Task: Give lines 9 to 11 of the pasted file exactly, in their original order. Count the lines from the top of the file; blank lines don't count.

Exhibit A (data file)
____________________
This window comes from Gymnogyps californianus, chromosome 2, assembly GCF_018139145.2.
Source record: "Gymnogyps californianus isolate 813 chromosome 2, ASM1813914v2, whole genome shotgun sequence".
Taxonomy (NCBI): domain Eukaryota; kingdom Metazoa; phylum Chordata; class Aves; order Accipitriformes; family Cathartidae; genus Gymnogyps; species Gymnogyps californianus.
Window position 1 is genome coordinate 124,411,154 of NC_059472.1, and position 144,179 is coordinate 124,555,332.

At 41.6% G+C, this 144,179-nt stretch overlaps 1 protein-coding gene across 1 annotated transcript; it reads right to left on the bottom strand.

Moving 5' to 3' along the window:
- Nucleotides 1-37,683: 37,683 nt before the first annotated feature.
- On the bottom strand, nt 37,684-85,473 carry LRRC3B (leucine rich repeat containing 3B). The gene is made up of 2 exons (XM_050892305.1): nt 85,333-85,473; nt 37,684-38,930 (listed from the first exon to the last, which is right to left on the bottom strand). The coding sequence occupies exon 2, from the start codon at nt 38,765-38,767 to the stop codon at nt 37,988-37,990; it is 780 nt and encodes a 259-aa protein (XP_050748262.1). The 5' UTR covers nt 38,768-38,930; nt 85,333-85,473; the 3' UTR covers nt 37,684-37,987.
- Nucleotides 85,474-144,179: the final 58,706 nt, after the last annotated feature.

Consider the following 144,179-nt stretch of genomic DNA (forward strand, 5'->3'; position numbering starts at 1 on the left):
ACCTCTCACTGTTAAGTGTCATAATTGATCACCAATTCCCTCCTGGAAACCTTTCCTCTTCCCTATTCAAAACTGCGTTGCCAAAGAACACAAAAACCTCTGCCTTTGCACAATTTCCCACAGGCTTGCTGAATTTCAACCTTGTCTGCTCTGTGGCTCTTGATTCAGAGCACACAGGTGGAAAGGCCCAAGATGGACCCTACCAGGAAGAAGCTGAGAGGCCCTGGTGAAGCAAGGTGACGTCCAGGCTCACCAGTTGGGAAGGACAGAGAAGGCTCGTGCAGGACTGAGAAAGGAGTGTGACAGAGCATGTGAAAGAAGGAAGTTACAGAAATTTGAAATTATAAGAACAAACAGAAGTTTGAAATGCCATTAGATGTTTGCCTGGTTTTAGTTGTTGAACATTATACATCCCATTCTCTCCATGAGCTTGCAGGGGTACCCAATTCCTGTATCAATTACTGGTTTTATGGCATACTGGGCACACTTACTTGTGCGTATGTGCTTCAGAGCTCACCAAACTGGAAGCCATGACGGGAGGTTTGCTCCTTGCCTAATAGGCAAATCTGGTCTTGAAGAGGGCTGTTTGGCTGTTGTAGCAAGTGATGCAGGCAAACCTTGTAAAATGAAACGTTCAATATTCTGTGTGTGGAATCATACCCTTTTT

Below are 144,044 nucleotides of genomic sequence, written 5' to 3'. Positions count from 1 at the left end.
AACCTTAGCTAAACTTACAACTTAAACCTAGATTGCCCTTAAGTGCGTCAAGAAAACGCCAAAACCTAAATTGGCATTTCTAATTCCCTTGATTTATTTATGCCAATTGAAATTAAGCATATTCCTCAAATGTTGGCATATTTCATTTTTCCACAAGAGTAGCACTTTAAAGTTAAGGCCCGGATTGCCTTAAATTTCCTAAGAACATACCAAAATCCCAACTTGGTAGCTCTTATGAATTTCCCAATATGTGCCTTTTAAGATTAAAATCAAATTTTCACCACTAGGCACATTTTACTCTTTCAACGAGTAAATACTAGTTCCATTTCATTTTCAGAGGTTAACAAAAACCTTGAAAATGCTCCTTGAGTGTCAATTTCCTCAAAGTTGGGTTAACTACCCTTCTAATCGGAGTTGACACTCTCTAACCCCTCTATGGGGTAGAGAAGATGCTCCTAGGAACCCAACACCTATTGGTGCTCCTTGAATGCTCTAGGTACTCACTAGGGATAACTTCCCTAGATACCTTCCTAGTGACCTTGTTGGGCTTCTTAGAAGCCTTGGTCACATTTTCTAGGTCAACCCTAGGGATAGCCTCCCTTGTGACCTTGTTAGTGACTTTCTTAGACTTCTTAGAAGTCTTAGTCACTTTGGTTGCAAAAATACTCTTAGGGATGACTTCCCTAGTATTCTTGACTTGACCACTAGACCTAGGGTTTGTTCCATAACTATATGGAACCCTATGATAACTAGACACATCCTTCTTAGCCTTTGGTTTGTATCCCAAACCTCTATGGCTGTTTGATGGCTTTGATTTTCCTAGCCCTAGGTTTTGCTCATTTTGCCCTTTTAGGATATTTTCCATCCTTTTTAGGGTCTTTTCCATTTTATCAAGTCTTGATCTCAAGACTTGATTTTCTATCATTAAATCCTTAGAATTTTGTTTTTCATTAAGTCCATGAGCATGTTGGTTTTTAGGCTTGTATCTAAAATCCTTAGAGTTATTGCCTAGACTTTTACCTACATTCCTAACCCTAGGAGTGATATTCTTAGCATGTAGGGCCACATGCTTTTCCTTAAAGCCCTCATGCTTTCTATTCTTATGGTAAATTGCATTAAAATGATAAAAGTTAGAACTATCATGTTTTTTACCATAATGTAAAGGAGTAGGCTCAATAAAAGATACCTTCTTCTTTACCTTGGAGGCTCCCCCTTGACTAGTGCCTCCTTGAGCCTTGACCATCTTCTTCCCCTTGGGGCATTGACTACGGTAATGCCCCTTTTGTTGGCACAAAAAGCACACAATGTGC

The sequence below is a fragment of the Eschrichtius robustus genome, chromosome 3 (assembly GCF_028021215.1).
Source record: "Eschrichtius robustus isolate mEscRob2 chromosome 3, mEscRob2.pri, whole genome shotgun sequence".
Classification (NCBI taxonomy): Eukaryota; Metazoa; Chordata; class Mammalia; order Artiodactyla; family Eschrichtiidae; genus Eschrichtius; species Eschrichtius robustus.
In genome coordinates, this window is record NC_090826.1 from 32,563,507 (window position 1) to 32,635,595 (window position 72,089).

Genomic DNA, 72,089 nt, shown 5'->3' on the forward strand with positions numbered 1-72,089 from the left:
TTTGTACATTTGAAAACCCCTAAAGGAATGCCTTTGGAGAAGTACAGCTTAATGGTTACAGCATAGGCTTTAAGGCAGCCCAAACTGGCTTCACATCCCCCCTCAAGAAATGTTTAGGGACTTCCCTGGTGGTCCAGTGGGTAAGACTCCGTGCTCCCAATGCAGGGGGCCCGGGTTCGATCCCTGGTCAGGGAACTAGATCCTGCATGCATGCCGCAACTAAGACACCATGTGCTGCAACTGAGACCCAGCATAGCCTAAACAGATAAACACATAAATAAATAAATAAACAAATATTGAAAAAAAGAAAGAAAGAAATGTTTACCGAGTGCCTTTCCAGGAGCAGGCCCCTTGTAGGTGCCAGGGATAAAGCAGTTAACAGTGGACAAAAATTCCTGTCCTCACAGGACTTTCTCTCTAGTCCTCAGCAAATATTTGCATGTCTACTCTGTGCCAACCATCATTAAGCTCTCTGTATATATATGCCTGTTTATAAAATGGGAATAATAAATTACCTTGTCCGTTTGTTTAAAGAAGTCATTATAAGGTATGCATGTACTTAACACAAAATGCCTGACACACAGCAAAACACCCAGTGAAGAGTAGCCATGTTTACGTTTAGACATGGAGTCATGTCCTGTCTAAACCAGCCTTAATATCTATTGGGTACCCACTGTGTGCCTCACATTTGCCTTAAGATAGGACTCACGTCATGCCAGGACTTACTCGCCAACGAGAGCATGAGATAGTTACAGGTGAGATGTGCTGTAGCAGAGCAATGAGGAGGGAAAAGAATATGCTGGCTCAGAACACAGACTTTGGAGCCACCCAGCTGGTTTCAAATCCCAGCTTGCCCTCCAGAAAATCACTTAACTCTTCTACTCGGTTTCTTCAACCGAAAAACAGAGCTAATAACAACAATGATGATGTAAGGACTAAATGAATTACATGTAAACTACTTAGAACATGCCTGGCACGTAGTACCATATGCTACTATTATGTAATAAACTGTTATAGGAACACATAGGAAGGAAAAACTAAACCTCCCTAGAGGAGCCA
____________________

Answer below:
- Nucleotides 85,474-144,179: the final 58,706 nt, after the last annotated feature.

Consider the following 144,179-nt stretch of genomic DNA (forward strand, 5'->3'; position numbering starts at 1 on the left):
ACCTCTCACTGTTAAGTGTCATAATTGATCACCAATTCCCTCCTGGAAACCTTTCCTCTTCCCTATTCAAAACTGCGTTGCCAAAGAACACAAAAACCTCTGCCTTTGCACAATTTCCCACAGGCTTGCTGAATTTCAACCTTGTCTGCTCTGTGGCTCTTGATTCAGAGCACACAGGTGGAAAGGCCCAAGATGGACCCTACCAGGAAGAAGCTGAGAGGCCCTGGTGAAGCAAGGTGACGTCCAGGCTCACCAGTTGGGAAGGACAGAGAAGGCTCGTGCAGGACTGAGAAAGGAGTGTGACAGAGCATGTGAAAGAAGGAAGTTACAGAAATTTGAAATTATAAGAACAAACAGAAGTTTGAAATGCCATTAGATGTTTGCCTGGTTTTAGTTGTTGAACATTATACATCCCATTCTCTCCATGAGCTTGCAGGGGTACCCAATTCCTGTATCAATTACTGGTTTTATGGCATACTGGGCACACTTACTTGTGCGTATGTGCTTCAGAGCTCACCAAACTGGAAGCCATGACGGGAGGTTTGCTCCTTGCCTAATAGGCAAATCTGGTCTTGAAGAGGGCTGTTTGGCTGTTGTAGCAAGTGATGCAGGCAAACCTTGTAAAATGAAACGTTCAATATTCTGTGTGTGGAATCATACCCTTTTT